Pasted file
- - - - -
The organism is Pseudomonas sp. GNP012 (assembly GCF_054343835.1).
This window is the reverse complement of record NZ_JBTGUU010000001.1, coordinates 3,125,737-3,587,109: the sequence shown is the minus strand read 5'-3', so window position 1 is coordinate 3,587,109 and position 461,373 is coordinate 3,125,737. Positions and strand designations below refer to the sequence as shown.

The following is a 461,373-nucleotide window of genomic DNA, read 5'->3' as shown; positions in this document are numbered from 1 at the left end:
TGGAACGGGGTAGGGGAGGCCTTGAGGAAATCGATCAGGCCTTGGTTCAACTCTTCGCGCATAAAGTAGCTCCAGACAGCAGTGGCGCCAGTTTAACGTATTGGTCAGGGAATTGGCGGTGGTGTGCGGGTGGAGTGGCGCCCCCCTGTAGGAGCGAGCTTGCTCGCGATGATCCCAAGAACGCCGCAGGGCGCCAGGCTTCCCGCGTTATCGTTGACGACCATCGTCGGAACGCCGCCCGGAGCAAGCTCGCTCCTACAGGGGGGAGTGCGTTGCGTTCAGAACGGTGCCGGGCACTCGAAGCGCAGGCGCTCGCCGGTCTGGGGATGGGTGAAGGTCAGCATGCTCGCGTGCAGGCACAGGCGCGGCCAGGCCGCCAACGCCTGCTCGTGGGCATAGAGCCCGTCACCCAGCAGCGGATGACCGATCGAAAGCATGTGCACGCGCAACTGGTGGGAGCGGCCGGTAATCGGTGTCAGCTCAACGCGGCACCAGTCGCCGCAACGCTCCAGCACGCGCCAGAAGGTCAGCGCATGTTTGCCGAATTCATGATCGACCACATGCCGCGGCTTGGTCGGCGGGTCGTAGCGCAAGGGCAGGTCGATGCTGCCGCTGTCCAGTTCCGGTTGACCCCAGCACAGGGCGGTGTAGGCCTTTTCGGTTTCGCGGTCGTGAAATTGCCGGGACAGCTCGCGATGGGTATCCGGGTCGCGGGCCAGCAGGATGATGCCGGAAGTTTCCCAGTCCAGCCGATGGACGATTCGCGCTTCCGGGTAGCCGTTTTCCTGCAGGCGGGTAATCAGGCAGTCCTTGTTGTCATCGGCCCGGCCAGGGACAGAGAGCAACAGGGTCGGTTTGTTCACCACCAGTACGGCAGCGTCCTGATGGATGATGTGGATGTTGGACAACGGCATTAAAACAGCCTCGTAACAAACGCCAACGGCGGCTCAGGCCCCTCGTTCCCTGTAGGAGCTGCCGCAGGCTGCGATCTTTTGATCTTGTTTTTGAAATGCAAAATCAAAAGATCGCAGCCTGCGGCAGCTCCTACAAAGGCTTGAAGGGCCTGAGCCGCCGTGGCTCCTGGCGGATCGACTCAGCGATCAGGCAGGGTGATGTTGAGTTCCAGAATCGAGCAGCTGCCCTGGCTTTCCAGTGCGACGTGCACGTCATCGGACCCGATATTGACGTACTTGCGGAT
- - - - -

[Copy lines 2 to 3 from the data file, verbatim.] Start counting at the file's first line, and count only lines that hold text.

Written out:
This window is the reverse complement of record NZ_JBTGUU010000001.1, coordinates 3,125,737-3,587,109: the sequence shown is the minus strand read 5'-3', so window position 1 is coordinate 3,587,109 and position 461,373 is coordinate 3,125,737. Positions and strand designations below refer to the sequence as shown.

The following is a 461,373-nucleotide window of genomic DNA, read 5'->3' as shown; positions in this document are numbered from 1 at the left end: